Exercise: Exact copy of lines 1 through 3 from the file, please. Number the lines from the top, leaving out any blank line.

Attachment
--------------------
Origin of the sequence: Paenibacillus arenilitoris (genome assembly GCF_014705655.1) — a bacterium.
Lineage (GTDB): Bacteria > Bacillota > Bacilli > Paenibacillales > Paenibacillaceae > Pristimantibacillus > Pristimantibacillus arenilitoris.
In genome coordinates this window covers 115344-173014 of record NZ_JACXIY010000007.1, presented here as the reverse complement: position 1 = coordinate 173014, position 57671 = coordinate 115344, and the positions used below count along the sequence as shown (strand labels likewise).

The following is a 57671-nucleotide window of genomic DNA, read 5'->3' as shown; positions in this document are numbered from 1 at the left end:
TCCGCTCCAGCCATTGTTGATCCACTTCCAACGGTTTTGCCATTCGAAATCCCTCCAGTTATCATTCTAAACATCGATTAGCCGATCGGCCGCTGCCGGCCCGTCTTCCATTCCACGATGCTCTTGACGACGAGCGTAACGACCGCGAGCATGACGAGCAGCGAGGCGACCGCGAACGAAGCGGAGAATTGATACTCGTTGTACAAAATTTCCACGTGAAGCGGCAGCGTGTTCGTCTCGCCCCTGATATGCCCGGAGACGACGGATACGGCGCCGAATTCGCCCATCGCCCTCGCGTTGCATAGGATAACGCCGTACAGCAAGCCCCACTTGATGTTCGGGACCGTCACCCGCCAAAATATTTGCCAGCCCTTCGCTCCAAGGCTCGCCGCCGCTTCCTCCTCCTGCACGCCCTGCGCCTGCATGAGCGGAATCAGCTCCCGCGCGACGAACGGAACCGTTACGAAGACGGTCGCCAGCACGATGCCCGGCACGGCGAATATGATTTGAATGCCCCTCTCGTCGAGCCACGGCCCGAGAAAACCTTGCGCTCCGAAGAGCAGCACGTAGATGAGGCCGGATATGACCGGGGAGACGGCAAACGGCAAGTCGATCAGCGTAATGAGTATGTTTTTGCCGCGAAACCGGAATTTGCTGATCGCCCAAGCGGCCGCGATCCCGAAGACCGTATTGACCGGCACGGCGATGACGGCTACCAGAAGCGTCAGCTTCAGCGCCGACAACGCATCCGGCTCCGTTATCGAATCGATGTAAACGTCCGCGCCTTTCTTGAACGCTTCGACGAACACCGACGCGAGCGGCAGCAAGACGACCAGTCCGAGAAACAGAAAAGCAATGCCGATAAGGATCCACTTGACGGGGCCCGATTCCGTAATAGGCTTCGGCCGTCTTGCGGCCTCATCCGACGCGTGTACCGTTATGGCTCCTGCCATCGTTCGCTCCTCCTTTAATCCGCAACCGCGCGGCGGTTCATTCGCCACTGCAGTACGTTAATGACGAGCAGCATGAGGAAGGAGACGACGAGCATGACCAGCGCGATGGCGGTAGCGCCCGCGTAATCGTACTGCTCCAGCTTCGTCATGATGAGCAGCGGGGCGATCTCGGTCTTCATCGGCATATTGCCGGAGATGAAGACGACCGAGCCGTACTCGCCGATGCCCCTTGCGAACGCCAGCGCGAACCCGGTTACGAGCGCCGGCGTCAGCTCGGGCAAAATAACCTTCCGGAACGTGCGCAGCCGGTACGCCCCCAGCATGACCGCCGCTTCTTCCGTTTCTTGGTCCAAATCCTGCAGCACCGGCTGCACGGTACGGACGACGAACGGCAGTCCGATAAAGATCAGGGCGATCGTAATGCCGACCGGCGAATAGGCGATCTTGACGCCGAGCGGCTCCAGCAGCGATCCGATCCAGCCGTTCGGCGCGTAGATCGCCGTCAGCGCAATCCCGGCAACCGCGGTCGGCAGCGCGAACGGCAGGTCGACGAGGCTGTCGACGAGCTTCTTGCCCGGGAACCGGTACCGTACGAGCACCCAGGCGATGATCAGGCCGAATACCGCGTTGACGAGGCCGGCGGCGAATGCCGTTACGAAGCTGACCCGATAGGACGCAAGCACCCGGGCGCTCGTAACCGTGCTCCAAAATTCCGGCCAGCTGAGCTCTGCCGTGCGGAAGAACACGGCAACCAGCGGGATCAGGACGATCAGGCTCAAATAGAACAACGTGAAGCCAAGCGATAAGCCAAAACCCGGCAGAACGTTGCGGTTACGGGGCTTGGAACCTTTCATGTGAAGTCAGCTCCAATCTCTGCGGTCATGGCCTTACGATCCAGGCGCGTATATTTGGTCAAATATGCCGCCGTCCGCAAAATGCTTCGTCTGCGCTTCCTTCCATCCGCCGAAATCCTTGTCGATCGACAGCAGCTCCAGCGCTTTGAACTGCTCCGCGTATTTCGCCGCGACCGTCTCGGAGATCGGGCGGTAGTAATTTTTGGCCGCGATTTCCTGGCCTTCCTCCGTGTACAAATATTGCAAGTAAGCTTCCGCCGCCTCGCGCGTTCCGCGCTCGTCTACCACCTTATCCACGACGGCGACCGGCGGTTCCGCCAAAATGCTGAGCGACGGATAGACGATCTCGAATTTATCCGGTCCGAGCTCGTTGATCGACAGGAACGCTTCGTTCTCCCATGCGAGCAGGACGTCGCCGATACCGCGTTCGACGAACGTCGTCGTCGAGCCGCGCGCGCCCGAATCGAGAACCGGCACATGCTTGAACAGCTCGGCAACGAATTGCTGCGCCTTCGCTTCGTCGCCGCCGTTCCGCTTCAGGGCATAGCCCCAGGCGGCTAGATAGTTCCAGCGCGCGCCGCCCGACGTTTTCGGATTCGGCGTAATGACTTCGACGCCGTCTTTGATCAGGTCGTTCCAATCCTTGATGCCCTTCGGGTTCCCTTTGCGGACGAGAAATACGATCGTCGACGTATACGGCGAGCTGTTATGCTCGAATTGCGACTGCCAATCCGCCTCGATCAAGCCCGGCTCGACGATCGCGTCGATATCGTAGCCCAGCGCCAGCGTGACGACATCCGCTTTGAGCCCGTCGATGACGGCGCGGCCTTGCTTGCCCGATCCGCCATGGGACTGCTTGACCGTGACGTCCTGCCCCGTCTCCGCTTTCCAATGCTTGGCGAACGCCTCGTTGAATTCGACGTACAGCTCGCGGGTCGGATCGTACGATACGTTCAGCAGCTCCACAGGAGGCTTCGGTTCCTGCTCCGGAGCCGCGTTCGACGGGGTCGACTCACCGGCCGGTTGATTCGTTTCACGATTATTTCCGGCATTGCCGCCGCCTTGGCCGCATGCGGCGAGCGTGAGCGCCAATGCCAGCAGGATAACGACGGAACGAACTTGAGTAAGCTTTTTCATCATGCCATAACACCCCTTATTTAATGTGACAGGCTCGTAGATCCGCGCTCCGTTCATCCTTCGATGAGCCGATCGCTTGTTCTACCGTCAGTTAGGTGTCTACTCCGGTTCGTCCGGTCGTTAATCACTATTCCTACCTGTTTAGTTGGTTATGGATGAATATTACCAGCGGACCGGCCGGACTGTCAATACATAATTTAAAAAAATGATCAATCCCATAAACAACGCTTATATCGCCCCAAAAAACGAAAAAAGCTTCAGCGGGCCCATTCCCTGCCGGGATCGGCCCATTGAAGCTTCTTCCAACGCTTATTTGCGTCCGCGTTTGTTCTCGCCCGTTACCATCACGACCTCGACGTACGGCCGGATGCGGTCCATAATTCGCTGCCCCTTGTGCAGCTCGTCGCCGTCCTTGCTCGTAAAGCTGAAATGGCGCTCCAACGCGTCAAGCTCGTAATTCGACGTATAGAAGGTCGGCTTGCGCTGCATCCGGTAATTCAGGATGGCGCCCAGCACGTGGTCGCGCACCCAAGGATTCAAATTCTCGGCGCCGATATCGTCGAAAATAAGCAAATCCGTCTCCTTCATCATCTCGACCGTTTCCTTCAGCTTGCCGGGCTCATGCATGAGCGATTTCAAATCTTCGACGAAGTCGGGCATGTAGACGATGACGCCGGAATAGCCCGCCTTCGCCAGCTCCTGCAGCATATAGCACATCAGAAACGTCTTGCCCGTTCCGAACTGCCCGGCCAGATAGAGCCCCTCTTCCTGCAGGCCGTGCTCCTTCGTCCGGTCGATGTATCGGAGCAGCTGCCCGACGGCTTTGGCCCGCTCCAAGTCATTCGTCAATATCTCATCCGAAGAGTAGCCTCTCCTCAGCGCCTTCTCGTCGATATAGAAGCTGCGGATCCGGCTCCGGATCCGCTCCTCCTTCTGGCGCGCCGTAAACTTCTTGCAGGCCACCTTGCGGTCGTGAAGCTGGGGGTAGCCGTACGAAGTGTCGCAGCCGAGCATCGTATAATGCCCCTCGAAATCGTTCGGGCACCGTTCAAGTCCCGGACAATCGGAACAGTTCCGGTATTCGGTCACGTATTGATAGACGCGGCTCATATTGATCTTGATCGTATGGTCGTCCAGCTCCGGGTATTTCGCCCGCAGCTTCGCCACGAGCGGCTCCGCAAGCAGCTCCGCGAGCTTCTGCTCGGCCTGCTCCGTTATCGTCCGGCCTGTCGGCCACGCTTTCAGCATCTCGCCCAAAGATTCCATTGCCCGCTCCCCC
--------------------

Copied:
Origin of the sequence: Paenibacillus arenilitoris (genome assembly GCF_014705655.1) — a bacterium.
Lineage (GTDB): Bacteria > Bacillota > Bacilli > Paenibacillales > Paenibacillaceae > Pristimantibacillus > Pristimantibacillus arenilitoris.
In genome coordinates this window covers 115344-173014 of record NZ_JACXIY010000007.1, presented here as the reverse complement: position 1 = coordinate 173014, position 57671 = coordinate 115344, and the positions used below count along the sequence as shown (strand labels likewise).